For many companies, incentive travel takes the form of an annual trip that only the company’s top employees are allowed to attend. It could be a week at a Caribbean resort, a cruise or a whirlwind tour of New York City — whatever it is, companies will usually strive to make it as desirable as possible. They offer trips that their employees can’t always buy themselves: style, entertainment and ample supplies of beverages.

It may sound expensive, but if done right, a travel incentive plan can end up being much cheaper than a similar-priced wage-incentive plan. A $5,000 cash bonus can easily get overlooked among an employee’s pay stubs. Give an employee a $5,000 vacation, on the other hand, and he or she will return with starry eyes.

Besides, a good incentive travel program will pay for itself: Whatever money a company puts into a trip will come back to them in terms of increased employee performance. There’s also benefit to having a group of top employees relaxing in the same place. They’ll network, they’ll build friendships, and they may even brainstorm new ideas. Who knows how many big ideas have been spawned over martinis at the hotel bar?

Employee Incentive Plans

In the early 1980s, Microsoft began hiring hundreds of new employees to feed its growing software empire. For years, the start-up company had fewer than a dozen employees. But now, with a slate of new products on the horizon, it needed to fill its ranks with new programmers. The hours would be long and the pay would be low, applicants were told, but as Microsoft employees, they would be assured a generous package of stock options. Hundreds of new employees took them up on the deal, and over the next 10 years, they quickly saw their initial stock offerings blossom into multi-million dollar fortunes. By 2000, it was estimated more than 10,000 employees had become “Microsoft millionaires” as a result of the stock policy [source: Bick].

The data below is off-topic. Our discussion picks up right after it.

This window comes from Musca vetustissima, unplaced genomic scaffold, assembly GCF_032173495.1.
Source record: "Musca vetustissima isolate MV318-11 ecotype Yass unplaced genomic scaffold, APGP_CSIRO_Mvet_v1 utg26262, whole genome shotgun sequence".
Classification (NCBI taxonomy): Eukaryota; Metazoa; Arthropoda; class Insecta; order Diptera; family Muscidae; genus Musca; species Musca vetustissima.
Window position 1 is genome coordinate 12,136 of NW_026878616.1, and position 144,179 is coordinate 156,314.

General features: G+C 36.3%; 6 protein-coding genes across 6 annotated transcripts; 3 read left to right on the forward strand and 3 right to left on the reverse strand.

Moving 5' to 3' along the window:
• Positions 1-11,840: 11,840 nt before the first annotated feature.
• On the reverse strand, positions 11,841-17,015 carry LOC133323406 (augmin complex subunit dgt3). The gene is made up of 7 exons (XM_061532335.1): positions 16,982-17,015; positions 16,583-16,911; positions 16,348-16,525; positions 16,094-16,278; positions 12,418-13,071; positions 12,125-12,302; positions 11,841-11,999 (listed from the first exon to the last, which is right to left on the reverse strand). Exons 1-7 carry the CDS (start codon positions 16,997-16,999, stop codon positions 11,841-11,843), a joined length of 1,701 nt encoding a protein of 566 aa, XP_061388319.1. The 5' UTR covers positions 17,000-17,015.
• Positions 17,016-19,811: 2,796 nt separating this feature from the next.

Many former Microsoft millionaires still say that it felt like they won the lottery. In fact, they were simply reaping the benefit of one of history’s most lucrative employee incentive plans. From their first day of work, Microsoft employees knew that their compensation would be directly tied to the success of the company. The harder they worked, the faster the company grew — and the faster the company grew, the more valuable their stock became.

Of course, not all companies are subject to that kind of meteoric growth. That’s why many choose to implement wage incentive plans. Under these plans, every employee is paid the same base rate, but exceptional employees are given a bit extra come payday — a “bonus.”

To be effective, experts recommend that bonuses be equal to at least 10 to 30 per cent of annual income. If an employee makes $50,000 a year, for instance, he or she should be rewarded with nothing less than $5,000 [source: Lowenberg].
Top employees need to be shown that they’re a cut above the rest, and if their wage is topped up with anything less than 10 per cent, it could be seen as nothing more than a token gesture.

Wherever possible, bonuses should be awarded based on measurable performance indicators, such as “number of sales closed” or “number of employees served.” Many companies will also combine incentive programs with increased training. That way, not only do employees know how to improve their performance — they’re also the given the skills to do so.

Even if employers can’t swing the high costs associated with a wage-based incentive plan, management experts agree that any incentive program is better than none at all [source: Daniels]. A gift certificate, an extra day off — even a phone call. In the end, an incentive plan is all about recognition. As long as employees feel that their hard work is getting recognized, they’ll be prompted to keep going.

Turn the page to find out why flight attendants can make rock-bottom wages and still love their jobs.

http://money.howstuffworks.com/business/getting-a-job/employee-incentives.htm